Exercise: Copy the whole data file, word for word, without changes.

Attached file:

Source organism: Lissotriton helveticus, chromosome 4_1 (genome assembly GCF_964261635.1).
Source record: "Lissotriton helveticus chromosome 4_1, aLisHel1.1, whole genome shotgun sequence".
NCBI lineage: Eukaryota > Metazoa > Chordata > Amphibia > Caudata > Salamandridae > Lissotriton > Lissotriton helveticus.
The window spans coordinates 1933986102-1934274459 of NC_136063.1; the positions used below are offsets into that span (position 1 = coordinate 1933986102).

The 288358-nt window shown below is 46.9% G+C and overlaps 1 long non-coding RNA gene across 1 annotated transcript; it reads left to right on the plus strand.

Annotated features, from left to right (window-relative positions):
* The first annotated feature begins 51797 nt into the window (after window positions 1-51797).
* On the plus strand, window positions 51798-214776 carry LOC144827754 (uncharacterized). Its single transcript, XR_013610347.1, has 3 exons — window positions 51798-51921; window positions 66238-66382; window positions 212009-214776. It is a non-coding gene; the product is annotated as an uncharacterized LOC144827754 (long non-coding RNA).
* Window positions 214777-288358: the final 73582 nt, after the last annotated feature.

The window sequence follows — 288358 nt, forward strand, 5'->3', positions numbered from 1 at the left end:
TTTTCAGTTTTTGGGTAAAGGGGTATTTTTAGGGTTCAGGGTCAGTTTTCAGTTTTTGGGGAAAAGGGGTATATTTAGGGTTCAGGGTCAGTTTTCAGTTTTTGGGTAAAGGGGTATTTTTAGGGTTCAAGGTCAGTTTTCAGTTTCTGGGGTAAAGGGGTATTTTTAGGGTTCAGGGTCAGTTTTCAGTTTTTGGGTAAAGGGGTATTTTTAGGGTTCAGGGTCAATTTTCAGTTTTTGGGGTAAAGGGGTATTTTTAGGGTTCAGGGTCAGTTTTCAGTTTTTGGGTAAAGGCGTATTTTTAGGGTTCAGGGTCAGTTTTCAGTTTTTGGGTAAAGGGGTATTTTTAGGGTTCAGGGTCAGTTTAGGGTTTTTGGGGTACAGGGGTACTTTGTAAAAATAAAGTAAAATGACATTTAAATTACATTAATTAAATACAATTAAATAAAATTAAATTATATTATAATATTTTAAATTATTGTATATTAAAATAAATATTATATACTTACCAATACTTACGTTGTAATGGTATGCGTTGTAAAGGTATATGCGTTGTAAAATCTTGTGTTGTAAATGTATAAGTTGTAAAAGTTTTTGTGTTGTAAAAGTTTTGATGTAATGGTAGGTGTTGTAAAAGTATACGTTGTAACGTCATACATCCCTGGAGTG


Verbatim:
Source organism: Lissotriton helveticus, chromosome 4_1 (genome assembly GCF_964261635.1).
Source record: "Lissotriton helveticus chromosome 4_1, aLisHel1.1, whole genome shotgun sequence".
NCBI lineage: Eukaryota > Metazoa > Chordata > Amphibia > Caudata > Salamandridae > Lissotriton > Lissotriton helveticus.
The window spans coordinates 1933986102-1934274459 of NC_136063.1; the positions used below are offsets into that span (position 1 = coordinate 1933986102).

The 288358-nt window shown below is 46.9% G+C and overlaps 1 long non-coding RNA gene across 1 annotated transcript; it reads left to right on the plus strand.

Annotated features, from left to right (window-relative positions):
* The first annotated feature begins 51797 nt into the window (after window positions 1-51797).
* On the plus strand, window positions 51798-214776 carry LOC144827754 (uncharacterized). Its single transcript, XR_013610347.1, has 3 exons — window positions 51798-51921; window positions 66238-66382; window positions 212009-214776. It is a non-coding gene; the product is annotated as an uncharacterized LOC144827754 (long non-coding RNA).
* Window positions 214777-288358: the final 73582 nt, after the last annotated feature.

The window sequence follows — 288358 nt, forward strand, 5'->3', positions numbered from 1 at the left end:
TTTTCAGTTTTTGGGTAAAGGGGTATTTTTAGGGTTCAGGGTCAGTTTTCAGTTTTTGGGGAAAAGGGGTATATTTAGGGTTCAGGGTCAGTTTTCAGTTTTTGGGTAAAGGGGTATTTTTAGGGTTCAAGGTCAGTTTTCAGTTTCTGGGGTAAAGGGGTATTTTTAGGGTTCAGGGTCAGTTTTCAGTTTTTGGGTAAAGGGGTATTTTTAGGGTTCAGGGTCAATTTTCAGTTTTTGGGGTAAAGGGGTATTTTTAGGGTTCAGGGTCAGTTTTCAGTTTTTGGGTAAAGGCGTATTTTTAGGGTTCAGGGTCAGTTTTCAGTTTTTGGGTAAAGGGGTATTTTTAGGGTTCAGGGTCAGTTTAGGGTTTTTGGGGTACAGGGGTACTTTGTAAAAATAAAGTAAAATGACATTTAAATTACATTAATTAAATACAATTAAATAAAATTAAATTATATTATAATATTTTAAATTATTGTATATTAAAATAAATATTATATACTTACCAATACTTACGTTGTAATGGTATGCGTTGTAAAGGTATATGCGTTGTAAAATCTTGTGTTGTAAATGTATAAGTTGTAAAAGTTTTTGTGTTGTAAAAGTTTTGATGTAATGGTAGGTGTTGTAAAAGTATACGTTGTAACGTCATACATCCCTGGAGTG